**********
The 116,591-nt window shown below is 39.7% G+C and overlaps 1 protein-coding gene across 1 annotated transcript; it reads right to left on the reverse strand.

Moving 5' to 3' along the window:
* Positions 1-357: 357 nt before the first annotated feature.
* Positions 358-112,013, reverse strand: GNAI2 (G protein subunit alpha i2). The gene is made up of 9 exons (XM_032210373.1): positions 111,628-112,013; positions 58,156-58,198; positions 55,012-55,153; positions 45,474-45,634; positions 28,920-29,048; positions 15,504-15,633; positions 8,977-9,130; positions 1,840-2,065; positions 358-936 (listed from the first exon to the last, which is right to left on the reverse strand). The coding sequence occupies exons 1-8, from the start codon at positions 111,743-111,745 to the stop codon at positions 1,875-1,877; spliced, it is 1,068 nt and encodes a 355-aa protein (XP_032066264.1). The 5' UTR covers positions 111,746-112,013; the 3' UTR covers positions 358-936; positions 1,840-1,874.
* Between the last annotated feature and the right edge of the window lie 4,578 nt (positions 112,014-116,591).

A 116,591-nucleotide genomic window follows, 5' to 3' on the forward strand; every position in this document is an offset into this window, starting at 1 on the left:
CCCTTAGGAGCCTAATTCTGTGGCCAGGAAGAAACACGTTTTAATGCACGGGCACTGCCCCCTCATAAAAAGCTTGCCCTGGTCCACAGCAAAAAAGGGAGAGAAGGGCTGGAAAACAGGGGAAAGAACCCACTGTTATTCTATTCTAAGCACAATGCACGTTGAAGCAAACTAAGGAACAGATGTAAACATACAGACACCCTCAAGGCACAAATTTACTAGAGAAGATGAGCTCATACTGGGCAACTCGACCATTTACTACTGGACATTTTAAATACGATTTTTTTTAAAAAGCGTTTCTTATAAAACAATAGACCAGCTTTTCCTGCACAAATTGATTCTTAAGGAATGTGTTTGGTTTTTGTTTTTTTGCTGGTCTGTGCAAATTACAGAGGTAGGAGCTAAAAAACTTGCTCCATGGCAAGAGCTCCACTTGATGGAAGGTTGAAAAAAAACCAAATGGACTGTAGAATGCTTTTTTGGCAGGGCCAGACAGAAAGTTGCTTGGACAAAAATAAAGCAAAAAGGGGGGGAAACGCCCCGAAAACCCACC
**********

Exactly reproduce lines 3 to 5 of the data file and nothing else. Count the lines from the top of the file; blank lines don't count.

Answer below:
* Positions 1-357: 357 nt before the first annotated feature.
* Positions 358-112,013, reverse strand: GNAI2 (G protein subunit alpha i2). The gene is made up of 9 exons (XM_032210373.1): positions 111,628-112,013; positions 58,156-58,198; positions 55,012-55,153; positions 45,474-45,634; positions 28,920-29,048; positions 15,504-15,633; positions 8,977-9,130; positions 1,840-2,065; positions 358-936 (listed from the first exon to the last, which is right to left on the reverse strand). The coding sequence occupies exons 1-8, from the start codon at positions 111,743-111,745 to the stop codon at positions 1,875-1,877; spliced, it is 1,068 nt and encodes a 355-aa protein (XP_032066264.1). The 5' UTR covers positions 111,746-112,013; the 3' UTR covers positions 358-936; positions 1,840-1,874.
* Between the last annotated feature and the right edge of the window lie 4,578 nt (positions 112,014-116,591).